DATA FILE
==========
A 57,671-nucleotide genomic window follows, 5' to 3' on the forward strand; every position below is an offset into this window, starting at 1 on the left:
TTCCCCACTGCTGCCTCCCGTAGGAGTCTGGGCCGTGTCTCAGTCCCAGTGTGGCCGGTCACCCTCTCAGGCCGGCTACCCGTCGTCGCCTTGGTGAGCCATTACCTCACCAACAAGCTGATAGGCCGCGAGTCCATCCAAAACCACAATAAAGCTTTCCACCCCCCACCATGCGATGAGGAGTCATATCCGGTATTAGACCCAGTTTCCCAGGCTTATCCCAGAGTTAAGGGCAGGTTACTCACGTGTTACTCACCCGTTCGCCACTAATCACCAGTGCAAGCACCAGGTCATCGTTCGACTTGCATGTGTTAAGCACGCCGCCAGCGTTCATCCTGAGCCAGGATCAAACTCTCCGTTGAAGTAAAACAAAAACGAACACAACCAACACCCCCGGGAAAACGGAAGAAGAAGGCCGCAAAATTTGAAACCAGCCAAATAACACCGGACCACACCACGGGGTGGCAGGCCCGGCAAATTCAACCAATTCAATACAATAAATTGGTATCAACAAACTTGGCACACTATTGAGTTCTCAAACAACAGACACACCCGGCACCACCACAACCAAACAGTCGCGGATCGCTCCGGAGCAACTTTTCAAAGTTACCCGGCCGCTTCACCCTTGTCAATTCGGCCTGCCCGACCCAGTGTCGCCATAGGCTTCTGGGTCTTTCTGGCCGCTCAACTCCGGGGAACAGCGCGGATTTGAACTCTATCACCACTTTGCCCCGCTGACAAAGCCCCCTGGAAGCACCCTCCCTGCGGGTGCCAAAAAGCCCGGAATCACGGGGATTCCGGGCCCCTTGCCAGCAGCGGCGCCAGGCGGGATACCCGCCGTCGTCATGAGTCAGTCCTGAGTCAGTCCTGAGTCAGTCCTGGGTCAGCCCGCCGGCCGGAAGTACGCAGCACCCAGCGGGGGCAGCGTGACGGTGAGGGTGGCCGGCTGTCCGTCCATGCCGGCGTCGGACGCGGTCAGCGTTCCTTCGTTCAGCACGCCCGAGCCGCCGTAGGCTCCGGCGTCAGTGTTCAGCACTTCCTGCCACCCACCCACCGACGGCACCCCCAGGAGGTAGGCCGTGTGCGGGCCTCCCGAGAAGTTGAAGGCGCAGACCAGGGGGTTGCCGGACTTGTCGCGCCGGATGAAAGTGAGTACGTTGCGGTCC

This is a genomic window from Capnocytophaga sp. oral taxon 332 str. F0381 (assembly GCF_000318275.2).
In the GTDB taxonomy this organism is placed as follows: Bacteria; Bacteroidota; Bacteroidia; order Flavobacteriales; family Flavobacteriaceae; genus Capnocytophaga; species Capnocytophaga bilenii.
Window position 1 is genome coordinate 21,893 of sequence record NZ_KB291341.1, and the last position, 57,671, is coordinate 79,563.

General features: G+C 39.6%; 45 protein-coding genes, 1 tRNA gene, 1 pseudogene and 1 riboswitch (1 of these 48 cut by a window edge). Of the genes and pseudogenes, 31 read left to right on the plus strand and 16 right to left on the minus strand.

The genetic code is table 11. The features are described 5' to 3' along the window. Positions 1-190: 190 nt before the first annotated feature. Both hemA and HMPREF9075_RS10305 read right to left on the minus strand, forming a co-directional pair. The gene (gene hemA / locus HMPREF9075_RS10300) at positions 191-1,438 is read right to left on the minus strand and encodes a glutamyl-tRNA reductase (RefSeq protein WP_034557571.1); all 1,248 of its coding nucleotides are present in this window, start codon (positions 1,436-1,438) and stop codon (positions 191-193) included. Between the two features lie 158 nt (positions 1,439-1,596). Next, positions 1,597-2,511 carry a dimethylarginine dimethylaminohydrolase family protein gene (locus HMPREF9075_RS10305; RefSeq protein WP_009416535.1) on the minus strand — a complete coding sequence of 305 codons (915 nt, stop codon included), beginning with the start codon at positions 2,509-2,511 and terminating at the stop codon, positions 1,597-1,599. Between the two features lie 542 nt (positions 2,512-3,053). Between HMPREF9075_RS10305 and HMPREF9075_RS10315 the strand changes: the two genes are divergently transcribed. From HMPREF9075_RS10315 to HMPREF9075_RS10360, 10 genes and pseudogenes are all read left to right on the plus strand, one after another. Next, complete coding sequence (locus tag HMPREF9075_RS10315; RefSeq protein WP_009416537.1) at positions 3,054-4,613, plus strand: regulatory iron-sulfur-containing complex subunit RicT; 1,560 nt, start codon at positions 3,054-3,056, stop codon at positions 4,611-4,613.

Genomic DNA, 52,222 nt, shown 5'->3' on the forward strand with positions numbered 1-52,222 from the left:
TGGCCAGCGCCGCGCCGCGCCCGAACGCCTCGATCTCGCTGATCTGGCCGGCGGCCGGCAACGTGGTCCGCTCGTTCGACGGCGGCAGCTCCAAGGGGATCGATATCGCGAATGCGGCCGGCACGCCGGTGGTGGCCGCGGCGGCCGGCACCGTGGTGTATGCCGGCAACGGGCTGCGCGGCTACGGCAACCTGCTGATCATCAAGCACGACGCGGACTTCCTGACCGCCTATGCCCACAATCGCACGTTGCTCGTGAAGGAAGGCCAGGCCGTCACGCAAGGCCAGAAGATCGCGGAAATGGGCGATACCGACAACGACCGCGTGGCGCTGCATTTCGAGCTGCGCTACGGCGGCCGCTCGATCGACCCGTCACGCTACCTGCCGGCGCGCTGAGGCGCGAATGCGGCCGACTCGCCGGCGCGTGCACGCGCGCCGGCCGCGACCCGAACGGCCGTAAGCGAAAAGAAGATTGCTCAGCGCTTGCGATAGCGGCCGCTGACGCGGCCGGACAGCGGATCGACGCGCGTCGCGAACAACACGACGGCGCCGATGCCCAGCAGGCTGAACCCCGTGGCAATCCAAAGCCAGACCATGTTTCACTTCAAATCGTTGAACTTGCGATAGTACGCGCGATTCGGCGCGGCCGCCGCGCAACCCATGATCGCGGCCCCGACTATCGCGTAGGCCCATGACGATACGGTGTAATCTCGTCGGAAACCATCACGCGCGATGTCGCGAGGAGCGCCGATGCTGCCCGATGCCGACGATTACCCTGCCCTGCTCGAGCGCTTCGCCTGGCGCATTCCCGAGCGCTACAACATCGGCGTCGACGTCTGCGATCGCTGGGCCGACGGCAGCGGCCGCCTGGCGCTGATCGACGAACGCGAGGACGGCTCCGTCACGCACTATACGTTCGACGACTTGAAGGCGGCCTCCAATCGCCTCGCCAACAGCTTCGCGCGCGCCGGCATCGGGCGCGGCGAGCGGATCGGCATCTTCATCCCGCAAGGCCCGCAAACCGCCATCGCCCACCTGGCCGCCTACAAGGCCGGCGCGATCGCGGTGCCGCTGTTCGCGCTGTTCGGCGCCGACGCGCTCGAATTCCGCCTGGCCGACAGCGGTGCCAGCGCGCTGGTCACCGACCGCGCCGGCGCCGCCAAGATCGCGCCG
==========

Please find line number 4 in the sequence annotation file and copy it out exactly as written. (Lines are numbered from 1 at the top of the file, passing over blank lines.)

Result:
In the GTDB taxonomy this organism is placed as follows: Bacteria; Bacteroidota; Bacteroidia; order Flavobacteriales; family Flavobacteriaceae; genus Capnocytophaga; species Capnocytophaga bilenii.